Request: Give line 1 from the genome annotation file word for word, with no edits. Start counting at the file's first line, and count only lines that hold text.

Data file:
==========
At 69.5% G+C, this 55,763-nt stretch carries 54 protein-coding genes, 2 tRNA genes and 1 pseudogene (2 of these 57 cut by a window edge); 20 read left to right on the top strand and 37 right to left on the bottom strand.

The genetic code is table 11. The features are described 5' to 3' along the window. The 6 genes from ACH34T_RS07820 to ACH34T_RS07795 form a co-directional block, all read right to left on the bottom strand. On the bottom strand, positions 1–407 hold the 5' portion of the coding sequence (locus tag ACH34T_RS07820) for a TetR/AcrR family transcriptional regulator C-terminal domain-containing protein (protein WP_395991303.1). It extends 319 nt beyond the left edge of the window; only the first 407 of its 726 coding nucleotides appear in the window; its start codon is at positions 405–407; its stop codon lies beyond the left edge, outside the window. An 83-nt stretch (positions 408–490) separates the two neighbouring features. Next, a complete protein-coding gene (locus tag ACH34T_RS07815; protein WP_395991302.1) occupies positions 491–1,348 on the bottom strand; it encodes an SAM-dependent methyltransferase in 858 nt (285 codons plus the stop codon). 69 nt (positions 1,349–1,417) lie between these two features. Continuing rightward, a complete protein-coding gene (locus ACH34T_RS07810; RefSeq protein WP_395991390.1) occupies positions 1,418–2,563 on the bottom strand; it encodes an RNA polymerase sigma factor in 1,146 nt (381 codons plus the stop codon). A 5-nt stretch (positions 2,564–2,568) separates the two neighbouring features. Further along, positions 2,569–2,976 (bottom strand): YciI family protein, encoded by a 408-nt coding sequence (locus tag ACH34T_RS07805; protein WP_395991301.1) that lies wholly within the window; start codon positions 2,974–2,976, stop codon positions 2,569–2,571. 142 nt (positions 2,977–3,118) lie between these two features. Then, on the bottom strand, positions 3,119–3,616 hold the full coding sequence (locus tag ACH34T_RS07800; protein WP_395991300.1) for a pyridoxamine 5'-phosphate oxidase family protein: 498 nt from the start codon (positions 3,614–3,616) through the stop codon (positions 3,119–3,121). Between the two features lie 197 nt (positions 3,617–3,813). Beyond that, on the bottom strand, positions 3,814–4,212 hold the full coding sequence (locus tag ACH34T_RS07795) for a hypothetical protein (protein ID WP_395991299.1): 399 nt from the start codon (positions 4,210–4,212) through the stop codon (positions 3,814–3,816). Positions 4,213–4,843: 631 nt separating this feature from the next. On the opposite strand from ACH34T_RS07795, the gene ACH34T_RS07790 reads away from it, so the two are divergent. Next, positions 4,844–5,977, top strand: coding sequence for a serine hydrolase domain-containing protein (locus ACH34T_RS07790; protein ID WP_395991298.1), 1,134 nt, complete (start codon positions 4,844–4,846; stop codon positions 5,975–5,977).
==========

At 69.5% G+C, this 55,763-nt stretch carries 54 protein-coding genes, 2 tRNA genes and 1 pseudogene (2 of these 57 cut by a window edge); 20 read left to right on the top strand and 37 right to left on the bottom strand.